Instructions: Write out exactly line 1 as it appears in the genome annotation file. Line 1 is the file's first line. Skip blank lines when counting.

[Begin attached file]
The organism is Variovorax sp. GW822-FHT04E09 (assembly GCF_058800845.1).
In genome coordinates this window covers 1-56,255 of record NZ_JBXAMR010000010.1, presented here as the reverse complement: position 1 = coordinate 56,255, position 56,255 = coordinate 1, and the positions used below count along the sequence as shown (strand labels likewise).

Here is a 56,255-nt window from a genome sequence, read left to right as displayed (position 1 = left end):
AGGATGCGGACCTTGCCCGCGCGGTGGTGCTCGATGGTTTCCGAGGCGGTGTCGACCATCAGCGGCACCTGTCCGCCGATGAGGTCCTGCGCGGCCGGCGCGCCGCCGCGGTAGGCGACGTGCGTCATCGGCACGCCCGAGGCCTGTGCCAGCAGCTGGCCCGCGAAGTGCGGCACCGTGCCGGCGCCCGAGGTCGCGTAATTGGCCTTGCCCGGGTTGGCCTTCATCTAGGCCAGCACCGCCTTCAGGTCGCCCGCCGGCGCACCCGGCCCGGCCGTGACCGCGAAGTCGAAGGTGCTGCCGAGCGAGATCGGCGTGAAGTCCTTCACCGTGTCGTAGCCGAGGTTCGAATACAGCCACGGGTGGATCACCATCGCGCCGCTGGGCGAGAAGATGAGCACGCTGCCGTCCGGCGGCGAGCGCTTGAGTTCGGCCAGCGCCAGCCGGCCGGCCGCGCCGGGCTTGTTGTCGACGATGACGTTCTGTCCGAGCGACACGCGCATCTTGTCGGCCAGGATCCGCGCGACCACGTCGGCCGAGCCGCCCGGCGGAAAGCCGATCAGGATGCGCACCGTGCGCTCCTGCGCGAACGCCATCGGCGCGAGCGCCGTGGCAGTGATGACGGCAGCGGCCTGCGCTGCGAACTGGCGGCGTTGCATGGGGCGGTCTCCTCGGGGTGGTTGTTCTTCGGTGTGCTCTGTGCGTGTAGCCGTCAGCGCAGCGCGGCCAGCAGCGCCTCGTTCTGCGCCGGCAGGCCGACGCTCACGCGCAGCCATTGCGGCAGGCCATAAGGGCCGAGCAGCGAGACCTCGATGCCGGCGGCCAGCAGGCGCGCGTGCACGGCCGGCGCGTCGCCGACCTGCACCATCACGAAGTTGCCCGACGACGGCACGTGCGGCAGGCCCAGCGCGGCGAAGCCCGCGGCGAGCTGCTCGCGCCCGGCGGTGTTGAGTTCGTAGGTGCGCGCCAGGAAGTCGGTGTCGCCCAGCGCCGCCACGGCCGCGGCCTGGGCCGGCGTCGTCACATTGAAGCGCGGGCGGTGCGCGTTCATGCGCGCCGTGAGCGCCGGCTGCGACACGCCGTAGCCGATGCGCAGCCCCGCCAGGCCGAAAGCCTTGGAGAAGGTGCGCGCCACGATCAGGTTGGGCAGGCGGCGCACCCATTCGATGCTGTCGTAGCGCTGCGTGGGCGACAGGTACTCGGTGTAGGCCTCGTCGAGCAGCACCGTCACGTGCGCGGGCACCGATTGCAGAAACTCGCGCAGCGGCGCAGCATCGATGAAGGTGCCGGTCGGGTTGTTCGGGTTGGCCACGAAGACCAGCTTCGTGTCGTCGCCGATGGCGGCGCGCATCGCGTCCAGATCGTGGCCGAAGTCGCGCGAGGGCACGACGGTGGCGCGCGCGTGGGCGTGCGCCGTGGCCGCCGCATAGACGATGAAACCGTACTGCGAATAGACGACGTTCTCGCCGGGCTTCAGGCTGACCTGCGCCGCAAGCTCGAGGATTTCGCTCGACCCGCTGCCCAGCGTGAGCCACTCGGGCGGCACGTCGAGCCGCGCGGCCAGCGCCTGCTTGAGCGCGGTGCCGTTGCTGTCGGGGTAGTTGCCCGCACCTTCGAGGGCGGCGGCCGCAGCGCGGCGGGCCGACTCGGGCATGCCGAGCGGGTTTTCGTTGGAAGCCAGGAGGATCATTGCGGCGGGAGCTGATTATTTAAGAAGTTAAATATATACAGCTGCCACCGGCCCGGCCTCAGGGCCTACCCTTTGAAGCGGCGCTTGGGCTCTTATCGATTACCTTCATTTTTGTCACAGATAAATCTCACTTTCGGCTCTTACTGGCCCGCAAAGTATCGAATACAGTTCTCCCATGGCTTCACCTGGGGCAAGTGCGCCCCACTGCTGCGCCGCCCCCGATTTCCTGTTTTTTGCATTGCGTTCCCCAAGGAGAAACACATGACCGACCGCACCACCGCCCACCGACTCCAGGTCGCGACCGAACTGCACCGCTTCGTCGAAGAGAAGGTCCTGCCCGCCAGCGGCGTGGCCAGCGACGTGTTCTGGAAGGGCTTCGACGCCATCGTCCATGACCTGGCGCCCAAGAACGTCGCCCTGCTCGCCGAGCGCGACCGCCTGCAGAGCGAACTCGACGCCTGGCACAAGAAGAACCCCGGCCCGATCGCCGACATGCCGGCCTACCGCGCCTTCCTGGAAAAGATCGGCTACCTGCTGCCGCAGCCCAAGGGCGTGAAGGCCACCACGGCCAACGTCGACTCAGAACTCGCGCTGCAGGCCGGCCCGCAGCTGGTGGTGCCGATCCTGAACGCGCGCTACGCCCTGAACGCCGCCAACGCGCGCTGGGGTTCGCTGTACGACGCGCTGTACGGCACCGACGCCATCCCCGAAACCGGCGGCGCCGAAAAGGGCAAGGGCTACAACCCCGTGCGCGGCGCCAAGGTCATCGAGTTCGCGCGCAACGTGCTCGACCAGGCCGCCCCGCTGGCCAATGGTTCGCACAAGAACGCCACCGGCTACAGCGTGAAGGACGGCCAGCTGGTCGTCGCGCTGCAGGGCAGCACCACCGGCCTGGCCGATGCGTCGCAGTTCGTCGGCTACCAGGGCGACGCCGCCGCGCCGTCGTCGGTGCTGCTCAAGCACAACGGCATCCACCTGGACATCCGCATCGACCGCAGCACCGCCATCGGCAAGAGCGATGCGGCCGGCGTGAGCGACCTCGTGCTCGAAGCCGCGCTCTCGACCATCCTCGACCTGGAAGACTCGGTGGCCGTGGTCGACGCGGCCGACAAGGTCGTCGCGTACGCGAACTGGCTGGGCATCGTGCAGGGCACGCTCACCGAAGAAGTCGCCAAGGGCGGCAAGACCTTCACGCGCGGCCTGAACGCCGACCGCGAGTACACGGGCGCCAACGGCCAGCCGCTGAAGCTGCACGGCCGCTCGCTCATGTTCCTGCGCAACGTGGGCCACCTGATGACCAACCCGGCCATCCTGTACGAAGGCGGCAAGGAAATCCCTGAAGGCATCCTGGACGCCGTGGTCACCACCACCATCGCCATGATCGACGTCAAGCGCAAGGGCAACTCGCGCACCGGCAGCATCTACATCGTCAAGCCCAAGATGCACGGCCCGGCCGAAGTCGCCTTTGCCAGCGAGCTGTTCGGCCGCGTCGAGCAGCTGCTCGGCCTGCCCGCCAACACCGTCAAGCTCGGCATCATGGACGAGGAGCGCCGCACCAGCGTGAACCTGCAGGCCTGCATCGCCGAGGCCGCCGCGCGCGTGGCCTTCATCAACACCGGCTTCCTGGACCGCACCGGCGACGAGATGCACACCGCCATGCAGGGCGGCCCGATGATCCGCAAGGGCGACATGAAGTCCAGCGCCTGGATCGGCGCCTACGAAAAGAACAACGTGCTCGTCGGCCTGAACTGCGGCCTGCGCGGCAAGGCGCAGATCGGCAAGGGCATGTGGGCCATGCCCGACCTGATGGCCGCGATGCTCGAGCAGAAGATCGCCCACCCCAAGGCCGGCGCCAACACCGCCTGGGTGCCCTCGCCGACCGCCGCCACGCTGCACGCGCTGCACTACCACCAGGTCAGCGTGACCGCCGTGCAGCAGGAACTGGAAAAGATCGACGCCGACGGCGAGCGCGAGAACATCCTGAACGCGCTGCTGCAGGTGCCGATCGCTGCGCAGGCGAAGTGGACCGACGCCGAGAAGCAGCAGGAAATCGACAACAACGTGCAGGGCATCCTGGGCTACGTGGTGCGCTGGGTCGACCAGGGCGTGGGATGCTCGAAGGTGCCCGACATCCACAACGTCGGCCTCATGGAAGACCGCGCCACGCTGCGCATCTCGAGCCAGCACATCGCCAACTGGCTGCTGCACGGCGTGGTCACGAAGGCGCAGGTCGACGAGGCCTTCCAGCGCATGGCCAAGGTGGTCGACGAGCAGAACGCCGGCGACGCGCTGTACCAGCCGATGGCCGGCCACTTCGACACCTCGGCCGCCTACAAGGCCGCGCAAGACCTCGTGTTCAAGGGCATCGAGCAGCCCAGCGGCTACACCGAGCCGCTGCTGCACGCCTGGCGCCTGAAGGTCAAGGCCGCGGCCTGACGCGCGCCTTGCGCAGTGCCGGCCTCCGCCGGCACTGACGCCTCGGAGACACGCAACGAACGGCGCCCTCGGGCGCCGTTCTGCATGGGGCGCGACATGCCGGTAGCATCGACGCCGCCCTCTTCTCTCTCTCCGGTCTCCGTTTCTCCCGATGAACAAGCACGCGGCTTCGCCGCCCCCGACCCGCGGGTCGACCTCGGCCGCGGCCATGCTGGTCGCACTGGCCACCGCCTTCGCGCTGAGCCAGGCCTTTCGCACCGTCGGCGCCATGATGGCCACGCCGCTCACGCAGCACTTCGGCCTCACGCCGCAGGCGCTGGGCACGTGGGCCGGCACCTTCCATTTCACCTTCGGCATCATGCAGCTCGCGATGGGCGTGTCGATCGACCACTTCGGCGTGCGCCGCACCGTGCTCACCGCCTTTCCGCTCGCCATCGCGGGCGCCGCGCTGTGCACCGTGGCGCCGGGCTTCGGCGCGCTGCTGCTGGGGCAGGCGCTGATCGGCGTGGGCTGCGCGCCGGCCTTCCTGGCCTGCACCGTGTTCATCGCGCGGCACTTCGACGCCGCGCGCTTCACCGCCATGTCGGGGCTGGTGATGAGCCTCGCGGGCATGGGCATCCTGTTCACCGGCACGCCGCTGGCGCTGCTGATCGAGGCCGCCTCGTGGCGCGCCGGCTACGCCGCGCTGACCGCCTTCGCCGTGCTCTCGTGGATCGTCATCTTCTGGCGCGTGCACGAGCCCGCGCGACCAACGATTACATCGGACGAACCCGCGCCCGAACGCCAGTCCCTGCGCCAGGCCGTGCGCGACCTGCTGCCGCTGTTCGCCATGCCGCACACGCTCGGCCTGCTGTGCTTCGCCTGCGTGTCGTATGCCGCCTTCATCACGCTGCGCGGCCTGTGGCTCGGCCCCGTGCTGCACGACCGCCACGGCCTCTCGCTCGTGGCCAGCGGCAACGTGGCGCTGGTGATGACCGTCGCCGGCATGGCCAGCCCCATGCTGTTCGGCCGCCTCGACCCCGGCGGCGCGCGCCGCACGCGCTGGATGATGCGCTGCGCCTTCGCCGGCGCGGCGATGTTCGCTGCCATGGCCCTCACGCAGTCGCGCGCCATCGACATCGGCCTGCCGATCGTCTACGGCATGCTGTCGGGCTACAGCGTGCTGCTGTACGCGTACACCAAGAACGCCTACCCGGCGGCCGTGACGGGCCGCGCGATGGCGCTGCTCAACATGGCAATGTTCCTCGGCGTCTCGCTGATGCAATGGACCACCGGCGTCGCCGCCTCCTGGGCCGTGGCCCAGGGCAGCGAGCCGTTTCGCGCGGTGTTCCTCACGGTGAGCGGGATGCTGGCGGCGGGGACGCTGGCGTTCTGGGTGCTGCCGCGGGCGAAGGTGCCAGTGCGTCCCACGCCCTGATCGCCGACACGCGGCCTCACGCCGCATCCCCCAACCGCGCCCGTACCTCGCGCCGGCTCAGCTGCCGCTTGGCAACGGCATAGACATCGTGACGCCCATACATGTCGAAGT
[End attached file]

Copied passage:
The organism is Variovorax sp. GW822-FHT04E09 (assembly GCF_058800845.1).